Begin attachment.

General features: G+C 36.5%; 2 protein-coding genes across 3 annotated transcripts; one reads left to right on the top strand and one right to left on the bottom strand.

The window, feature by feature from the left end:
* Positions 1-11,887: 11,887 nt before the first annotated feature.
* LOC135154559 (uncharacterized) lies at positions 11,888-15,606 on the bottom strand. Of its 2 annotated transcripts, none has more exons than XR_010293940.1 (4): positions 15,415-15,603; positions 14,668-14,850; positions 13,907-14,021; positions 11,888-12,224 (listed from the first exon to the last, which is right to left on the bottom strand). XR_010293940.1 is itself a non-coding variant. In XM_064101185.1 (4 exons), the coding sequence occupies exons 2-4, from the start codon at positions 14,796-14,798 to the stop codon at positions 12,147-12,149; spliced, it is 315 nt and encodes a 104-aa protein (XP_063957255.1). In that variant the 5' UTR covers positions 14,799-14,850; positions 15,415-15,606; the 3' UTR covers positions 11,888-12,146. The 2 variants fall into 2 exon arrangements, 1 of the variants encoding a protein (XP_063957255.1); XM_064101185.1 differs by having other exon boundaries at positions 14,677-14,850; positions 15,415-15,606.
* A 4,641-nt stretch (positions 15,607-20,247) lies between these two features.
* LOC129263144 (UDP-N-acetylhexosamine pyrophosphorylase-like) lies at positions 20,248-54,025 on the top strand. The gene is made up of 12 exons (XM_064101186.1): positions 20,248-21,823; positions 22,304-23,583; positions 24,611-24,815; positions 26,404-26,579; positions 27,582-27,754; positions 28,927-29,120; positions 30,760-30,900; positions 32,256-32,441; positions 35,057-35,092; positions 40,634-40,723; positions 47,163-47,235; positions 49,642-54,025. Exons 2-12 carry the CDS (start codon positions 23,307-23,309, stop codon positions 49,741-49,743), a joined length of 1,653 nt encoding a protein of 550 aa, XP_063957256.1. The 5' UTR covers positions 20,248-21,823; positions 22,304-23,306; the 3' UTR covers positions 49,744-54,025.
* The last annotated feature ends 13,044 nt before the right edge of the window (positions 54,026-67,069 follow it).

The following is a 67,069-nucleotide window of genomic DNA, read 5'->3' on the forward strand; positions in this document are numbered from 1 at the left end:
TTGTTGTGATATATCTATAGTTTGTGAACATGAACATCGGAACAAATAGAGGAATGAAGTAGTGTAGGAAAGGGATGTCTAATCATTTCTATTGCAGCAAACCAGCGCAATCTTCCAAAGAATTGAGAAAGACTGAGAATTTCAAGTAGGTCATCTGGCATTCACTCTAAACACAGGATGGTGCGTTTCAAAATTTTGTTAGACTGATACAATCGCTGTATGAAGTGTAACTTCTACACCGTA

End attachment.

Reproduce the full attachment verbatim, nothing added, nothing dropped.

General features: G+C 36.5%; 2 protein-coding genes across 3 annotated transcripts; one reads left to right on the top strand and one right to left on the bottom strand.

The window, feature by feature from the left end:
* Positions 1-11,887: 11,887 nt before the first annotated feature.
* LOC135154559 (uncharacterized) lies at positions 11,888-15,606 on the bottom strand. Of its 2 annotated transcripts, none has more exons than XR_010293940.1 (4): positions 15,415-15,603; positions 14,668-14,850; positions 13,907-14,021; positions 11,888-12,224 (listed from the first exon to the last, which is right to left on the bottom strand). XR_010293940.1 is itself a non-coding variant. In XM_064101185.1 (4 exons), the coding sequence occupies exons 2-4, from the start codon at positions 14,796-14,798 to the stop codon at positions 12,147-12,149; spliced, it is 315 nt and encodes a 104-aa protein (XP_063957255.1). In that variant the 5' UTR covers positions 14,799-14,850; positions 15,415-15,606; the 3' UTR covers positions 11,888-12,146. The 2 variants fall into 2 exon arrangements, 1 of the variants encoding a protein (XP_063957255.1); XM_064101185.1 differs by having other exon boundaries at positions 14,677-14,850; positions 15,415-15,606.
* A 4,641-nt stretch (positions 15,607-20,247) lies between these two features.
* LOC129263144 (UDP-N-acetylhexosamine pyrophosphorylase-like) lies at positions 20,248-54,025 on the top strand. The gene is made up of 12 exons (XM_064101186.1): positions 20,248-21,823; positions 22,304-23,583; positions 24,611-24,815; positions 26,404-26,579; positions 27,582-27,754; positions 28,927-29,120; positions 30,760-30,900; positions 32,256-32,441; positions 35,057-35,092; positions 40,634-40,723; positions 47,163-47,235; positions 49,642-54,025. Exons 2-12 carry the CDS (start codon positions 23,307-23,309, stop codon positions 49,741-49,743), a joined length of 1,653 nt encoding a protein of 550 aa, XP_063957256.1. The 5' UTR covers positions 20,248-21,823; positions 22,304-23,306; the 3' UTR covers positions 49,744-54,025.
* The last annotated feature ends 13,044 nt before the right edge of the window (positions 54,026-67,069 follow it).

The following is a 67,069-nucleotide window of genomic DNA, read 5'->3' on the forward strand; positions in this document are numbered from 1 at the left end:
TTGTTGTGATATATCTATAGTTTGTGAACATGAACATCGGAACAAATAGAGGAATGAAGTAGTGTAGGAAAGGGATGTCTAATCATTTCTATTGCAGCAAACCAGCGCAATCTTCCAAAGAATTGAGAAAGACTGAGAATTTCAAGTAGGTCATCTGGCATTCACTCTAAACACAGGATGGTGCGTTTCAAAATTTTGTTAGACTGATACAATCGCTGTATGAAGTGTAACTTCTACACCGTA